According to sources, even the MSOs have taken issue with TRAI regarding NTO2.0. Meanwhile, All India Digital Cable Federation (AIDCF) has already moved Kerala High Court against TRAI’s interconnection agreements regulations. The local cable operators feel that NTO 2.0 will only benefit the broadcasters and MSOs and LCOs will suffer the most. 

Maharashtra Cable Operator Foundation (MCOF) President, Arvind Prabhu said that they are not fine with the NTO 2.0. “The primary reason is that TRAI has curbed our NCF. Earlier it was Rs 150 for 100 channels now they have increased the number of channels to 200. Also, earlier it was an additional Rs 20 for next 25 channels now they are saying that DPOs can’t cap more than Rs 160 per month which will certainly impact our revenue streams. We also oppose that for the second TV set they said we should give a 40% discount on NCF. With NTO 1 we started to stabilise after six months- one year of the implementation, now we again will have different rates. The new framework is not possible in the given period,” said Prabhu.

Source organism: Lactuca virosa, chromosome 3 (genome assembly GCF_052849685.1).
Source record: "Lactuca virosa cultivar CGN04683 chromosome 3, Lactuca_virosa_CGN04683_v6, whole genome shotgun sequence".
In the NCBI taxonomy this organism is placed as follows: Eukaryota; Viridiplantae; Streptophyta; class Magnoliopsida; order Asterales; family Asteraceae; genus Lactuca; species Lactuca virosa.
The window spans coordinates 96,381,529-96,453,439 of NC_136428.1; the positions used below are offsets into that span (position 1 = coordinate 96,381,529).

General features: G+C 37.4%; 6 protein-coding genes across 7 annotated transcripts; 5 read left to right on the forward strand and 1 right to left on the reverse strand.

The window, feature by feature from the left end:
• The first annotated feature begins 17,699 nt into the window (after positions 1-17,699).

He further explained that TRAI’s claim that it will eventually benefit the consumer may also not turn out to be true as all key channels are paid ones and broadcasters can continue to charge higher rates for them. “There are around 1200 small MSOs in the country. In smaller towns the head end capacity is only 200 channels, therefore how are they going to offer 200 channels plus mandatory channels by MIB? In order to do this, they have to invest in 100 new channels at hardware, it's an unnecessary burden for them,” he added.   

NTO 1.0 vs NTO 2.0

Below are the main concerns raised by the broadcasters and MSOs post announcement of the second order: